ON MONDAY, the US Supreme Court ruled against the National Collegiate Athletic Association in the Alston vs. NCAA case about limitations on compensation for student-athletes.
In an opinion written by Justice Neil Gorsuch, the Supreme Court unanimously upheld a lower court’s ruling, saying the NCAA can no longer ban colleges from providing student-athletes with education-related benefits.
“By permitting colleges and universities to offer enhanced education-related benefits, its decision may encourage scholastic achievement and allow student-athletes a measure of compensation more consistent with the value they bring to their schools,” the decision read. “The national debate about amateurism in college sports is important. But our task as appellate judges is not to resolve it. Nor could we. Our task is simply to review the district court judgment through the appropriate lens of antitrust law.”
The benefits include computers, paid internships, tutoring, study abroad programs, musical instruments, etc.
The case was led by former West Virginia University football player Shawne Alston and former University of California women’s basketball player Justine Hartman.
The court found the limits violated “anti-trust principles,” with Justice Brett Kavanaugh writing in a concurring opinion that the NCAA’s business model would be “flatly illegal in almost any other industry in America.”
The case was brought by former Division I men’s and women’s college athletes, who had accused the NCAA of violating anti-trust laws through its eligibility rules regarding compensation for student-athletes.
The NCAA previously had a $5,000 cap on what schools could provide above and beyond free tuition, room, and board, but now all schools can and likely offer more educational resources to their athletes.
One of the most significant education-related benefits that lawmakers and activists, including senator Cory Booker and ESPN college sports analyst Rod Gilmore, have been pushing for is unlimited tuition money for student-athletes that extends past their athletic eligibility.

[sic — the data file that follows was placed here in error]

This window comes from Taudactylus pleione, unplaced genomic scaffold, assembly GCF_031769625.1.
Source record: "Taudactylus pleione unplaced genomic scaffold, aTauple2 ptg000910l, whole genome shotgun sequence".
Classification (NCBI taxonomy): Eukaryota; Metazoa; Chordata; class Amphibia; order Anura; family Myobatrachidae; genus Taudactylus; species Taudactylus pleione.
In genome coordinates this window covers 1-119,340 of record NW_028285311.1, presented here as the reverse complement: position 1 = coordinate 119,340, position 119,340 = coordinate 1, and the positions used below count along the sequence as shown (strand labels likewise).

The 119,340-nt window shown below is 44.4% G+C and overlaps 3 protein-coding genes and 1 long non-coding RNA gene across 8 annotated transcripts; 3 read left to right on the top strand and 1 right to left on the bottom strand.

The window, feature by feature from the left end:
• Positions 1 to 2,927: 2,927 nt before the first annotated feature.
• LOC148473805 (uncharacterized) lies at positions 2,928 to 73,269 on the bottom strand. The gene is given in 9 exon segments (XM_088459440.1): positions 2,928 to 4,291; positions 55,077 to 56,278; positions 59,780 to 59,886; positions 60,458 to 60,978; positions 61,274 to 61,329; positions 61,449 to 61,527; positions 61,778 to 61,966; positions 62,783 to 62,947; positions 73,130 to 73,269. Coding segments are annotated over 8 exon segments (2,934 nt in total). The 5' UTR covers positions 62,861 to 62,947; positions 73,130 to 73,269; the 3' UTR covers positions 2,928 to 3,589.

Previous NCAA policy forbade universities from offering further scholarships to college athletes once their eligibility to play a sport ended, which resulted in lower graduation rates among athletes than the average student body at most universities.
The Supreme Court’s decision now opens the door for other anti-trust lawsuits that former and current athletes may choose to file against the NCAA for capping their education-related benefits. That would also include paying student-athletes.
Black college football players, in particular, could have the makings for a class-action lawsuit, as graduation rates among that group have steadily declined to record-low numbers over the past three years, according to the Institute for Diversity and Ethics in Sports.
The US Supreme Court unanimously ruled on Thursday in favor of a Catholic child welfare organization, saying the charity has a right to decline to place foster children with same-sex couples.
Catholic Social Services sued the City of Philadelphia after it informed private agencies that provided foster care services that it would not refer children to the agencies unless they agreed to nondiscrimination requirements.
Catholic Social Services argued that it had the right to opt-out of the nondiscrimination requirement, citing the First Amendment.
The Supreme Court ruled 9-0 that Philadelphia cannot force the charity to work with same-sex couples, saying the rule violated their First Amendment rights.
The case marks a major win for religious groups in a case that pitted religious freedom against the rights of LGBTQ citizens.
This is a developing story. Please check back for updates.
Progressives have mounted a pressure campaign to get Supreme Court Justice Stephen Breyer off the bench while the Senate is still under Democratic control, which would clear the way for President Joe Biden to appoint his successor.
Eighteen legal academics endorsed an ad set to run in the New York Times on Friday, urging the 82-year-old Breyer to step down to avoid a possible scenario in which Republicans win the Senate in 2022 and block future judicial nominees put forth by Biden.
“It is time for Supreme Court Justice Stephen Breyer to announce his intent to retire,” reads the letter, signed by scholars at Harvard Law School, Yale Law School, the University of California-Berkeley School of Law, among others. “Breyer is a remarkable jurist, but with future control of a closely divided Senate uncertain, it is best for the country that President Biden have the opportunity to nominate a successor without delay.”
The news site Politico ran a full-page ad signed by more than a dozen major advocacy groups on Wednesday, which likewise called on Breyer to retire. Demand Justice, Women’s March, Black Lives Matter, Working Families Party and Sunrise Movement were among the 13 progressive organizations that signed on to the statement, first reported by The Huffington Post.
“If Breyer were replaced by an additional ultra-conservative justice, an even further-right Supreme Court would leave our democracy and the rights of marginalized communities at even greater risk,” the groups said in the ad.
“For the good of the country, now is the time to step aside,” the ad concludes.